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Howes, Howse, Hows, Houghs, Howe?

The Howes family around Norwich is a small, though significant, portion of the total number of Howes around the world. Go to the "Useful Links" page, down at the bottom you'll find three sources for how surnames are distributed around the world. It's especially significant since the East of England was a hot-bed of religious non-conformism, and hence the source of much emigration from the UK to its early colonies. Place names in New England in the US in particular, indicate that much early immigration came from Norfolk and Suffolk. So learnings from data emanating from the Norwich area may have much wider implications.

We have lived for the last 100-120 years with a population that has been increasingly well-educated in comparison to its forebears. The result is that English spelling, particularly of family names, has been standardized. So each of us alive today has the impression that we have emerged from a family with a name spelled in a particular way, and that we cannot be related to people with a "different surname". It's so deeply engrained in our culture that we don't think about it (which is what we mean by culture!). Let me be clear: my research tells me that this assumption is wrong! I will explain why.


My search started with searching for and recording census records for HOWES. I already knew from researching my own Howes family line that I might find variations, like HOWS and HOWSE. These occur quite frequently in old parish registers. Often a new vicar or curate may have a different way of spelling surnames for people obviously from the same family. My favorite is Blickling, a village in Norfolk, where all three variations can be seen with even one occurrence of a fourth: HOUGHS! Cuz Al Howes has shown me a court document from Massachusetts in 1638 where Thomas Howes's name is spelled three different ways - so it's not a new problem.

Anyway, I was using commercial transcripts of the census to find Howes entries rather than working through page by page. The result was that fairly often I could see family groups in say 1891 and 1871 but not in the intevening year. In using the search facilities offered by those commercial services to find that missing data, what I also found were apparent mis-transcriptions. I have found all kinds of strange transcriptions for HOWES, including: AMES, AOWSER, DAWES, FLAWES, FLOROS, FLOWER, HAMA, HAMER, HAMES, HANKES, HARNES, HARRIS, HARVER, HARVES, HATTER, HAUSE, HAVERS, HAVES, HAWE, HAWEAN, HAWES, HAWSE, HERNES, HEUGHS, HEWES, HEWS, HOES, HOESE, HOLLES, HOMAS, HOME, HOMER, HOMES, HONER, HONES, HONEY, HONNER, HOOVER, HORACE, HORDER, HORES, HORIES, HORNER, HORNES, HORNS, HORRIS, HORRY, HORSES, HORVES, HOUES, HOURES, HOUS, HOUSE, HOUTS, HOUZE, HOVERS, HOVES, HOW, HOWD, HOWE, HOWEF, HOWELL, HOWEN, HOWER, HOWESE, HOWET, HOWEY, HOWK, HOWRS, HOWS, HOWSE, HOWZE, HOWY, HOYOSE, HOZA, HUGHES, LOWES, NEWES, NOWER, NOWES, OUSE, POWER, RONES, ROWER, ROWS, SHIVES, SHOWER, STAMOS, STOWER, STOWES, THOMAS and WONES! Flower? Hatter? Horses? Shower? Good grief!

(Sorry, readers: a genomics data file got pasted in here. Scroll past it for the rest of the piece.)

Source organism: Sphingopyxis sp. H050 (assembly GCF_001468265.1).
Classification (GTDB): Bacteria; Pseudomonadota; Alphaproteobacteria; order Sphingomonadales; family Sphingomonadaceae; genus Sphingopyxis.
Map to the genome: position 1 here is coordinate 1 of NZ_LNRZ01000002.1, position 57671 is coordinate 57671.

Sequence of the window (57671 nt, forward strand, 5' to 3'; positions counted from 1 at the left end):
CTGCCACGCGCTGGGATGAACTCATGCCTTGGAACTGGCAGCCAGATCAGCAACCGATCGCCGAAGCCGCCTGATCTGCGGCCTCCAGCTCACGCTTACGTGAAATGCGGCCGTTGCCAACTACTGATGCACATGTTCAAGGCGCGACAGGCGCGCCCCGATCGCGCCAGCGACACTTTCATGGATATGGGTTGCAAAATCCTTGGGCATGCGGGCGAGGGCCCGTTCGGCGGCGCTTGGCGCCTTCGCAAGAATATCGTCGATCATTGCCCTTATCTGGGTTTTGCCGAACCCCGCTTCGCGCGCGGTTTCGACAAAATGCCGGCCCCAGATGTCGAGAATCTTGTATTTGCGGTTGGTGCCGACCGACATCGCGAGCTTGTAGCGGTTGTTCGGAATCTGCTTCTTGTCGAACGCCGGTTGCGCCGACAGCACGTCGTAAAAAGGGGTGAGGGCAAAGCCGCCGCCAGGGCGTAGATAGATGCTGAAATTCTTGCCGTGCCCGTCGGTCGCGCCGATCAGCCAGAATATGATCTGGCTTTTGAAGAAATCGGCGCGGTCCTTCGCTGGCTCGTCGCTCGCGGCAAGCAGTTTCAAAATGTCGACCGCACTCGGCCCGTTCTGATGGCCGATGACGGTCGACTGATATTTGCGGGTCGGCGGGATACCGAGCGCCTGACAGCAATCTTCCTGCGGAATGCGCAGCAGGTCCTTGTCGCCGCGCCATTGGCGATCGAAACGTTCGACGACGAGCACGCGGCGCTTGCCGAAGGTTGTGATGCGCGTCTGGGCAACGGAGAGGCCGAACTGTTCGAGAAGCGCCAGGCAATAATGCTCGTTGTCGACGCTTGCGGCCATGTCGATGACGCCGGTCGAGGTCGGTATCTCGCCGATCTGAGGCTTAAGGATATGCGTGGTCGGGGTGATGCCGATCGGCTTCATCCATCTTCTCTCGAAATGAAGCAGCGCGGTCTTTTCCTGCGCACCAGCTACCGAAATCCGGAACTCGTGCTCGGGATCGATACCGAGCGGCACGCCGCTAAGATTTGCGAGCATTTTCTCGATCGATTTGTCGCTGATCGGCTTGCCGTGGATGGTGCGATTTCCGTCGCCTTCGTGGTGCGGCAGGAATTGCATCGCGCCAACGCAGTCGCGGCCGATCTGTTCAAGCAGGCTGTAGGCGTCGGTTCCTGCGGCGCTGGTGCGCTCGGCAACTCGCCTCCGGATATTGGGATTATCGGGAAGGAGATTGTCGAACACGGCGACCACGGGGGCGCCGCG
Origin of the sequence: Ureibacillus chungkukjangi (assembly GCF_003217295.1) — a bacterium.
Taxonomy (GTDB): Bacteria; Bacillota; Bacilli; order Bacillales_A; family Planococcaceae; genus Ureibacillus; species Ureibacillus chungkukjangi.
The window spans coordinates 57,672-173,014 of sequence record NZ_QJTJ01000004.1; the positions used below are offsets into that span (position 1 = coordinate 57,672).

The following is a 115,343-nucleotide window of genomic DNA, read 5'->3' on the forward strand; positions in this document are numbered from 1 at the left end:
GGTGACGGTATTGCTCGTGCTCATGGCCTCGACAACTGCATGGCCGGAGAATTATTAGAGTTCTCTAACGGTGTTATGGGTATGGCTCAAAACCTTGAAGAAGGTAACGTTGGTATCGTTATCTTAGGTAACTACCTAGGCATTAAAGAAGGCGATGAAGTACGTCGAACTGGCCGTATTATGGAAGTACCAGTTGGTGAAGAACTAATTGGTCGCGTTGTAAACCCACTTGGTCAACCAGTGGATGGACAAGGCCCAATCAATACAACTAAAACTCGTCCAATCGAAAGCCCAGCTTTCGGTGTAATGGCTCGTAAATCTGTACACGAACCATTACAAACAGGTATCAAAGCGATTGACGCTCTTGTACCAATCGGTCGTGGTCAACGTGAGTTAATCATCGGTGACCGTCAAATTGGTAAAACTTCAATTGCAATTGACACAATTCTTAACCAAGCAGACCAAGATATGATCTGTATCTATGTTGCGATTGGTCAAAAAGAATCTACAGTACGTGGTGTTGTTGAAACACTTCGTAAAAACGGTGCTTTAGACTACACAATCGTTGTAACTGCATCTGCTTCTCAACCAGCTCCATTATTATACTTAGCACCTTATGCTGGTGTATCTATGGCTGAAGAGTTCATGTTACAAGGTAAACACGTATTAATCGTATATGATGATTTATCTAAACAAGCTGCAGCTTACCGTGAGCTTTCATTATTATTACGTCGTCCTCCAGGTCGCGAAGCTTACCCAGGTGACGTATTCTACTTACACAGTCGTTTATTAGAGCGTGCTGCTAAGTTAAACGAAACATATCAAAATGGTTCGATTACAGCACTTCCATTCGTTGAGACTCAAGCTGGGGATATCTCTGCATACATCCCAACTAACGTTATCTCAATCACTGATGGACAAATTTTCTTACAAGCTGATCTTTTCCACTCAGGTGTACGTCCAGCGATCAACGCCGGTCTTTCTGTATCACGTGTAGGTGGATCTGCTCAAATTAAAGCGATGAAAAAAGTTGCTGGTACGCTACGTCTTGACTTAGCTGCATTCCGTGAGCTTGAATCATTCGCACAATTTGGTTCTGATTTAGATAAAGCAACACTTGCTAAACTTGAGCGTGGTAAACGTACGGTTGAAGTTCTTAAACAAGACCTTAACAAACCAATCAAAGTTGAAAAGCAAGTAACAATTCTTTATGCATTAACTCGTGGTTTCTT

It is obvious that most of these are indeed mis-transcriptions that were referred to by their proper names in other censuses. No doubt many of these were caused by poor handwriting and/or transcribers not being familiar with local names. Others were genuine mis-hearings at the time resulting from strong regional accents among the local people, probably combined with census enumerators (a) themselves not having a clear idea of spelling and (b) perhaps coming from elsewhere and having a different accent.

But, almost hidden in this detail were a few very interesting cases. For example:
1 - A John Howes was born in Swannington, a few miles to the North of Norwich, in about 1821. Many of his family "changed their name" to Howe from 1861 census on. The whole family seem to have used Howe and Howes interchangeably in subsequent censuses and birth registrations.
2 - a Charles Howes was born in Banham about 20 miles South of Norwich in about 1776. All of his children took the names How and/or Howe.
3 - I have a marriage certificate from 1849 for Sarah Howse to a John Able Colman. Sarah and her father, James, spelled their name Howse, but she signed Howes! And the family used Howes on most other legal documents
4 - (Written much later) We have found one person, William Howes, born 1810 from Prior's Hardwick in Warwickshire, who was referred to variously as Howes, House, Howse, Hows and How during his lifetime!

Thoughts and implications

These exceptions appear to test our assumptions about surnames quite deeply. These are just the ones we can observe directly through census records in a relatively short period of time from 1841 to 1901. There must be little doubt that there were others before 1841.

Does it really matter? Well, yes it does. If we are trying to track our own roots, it means that we need to be very open-minded about the spelling of our ancestors' names to be sure we are tracking our own line correctly. The only totally rigorous way to track our paternal line is proper research combined with DNA testing. But even that brings in complications, such as illegitimacy, adoption, spousal infidelity and so on. This hobby is fun!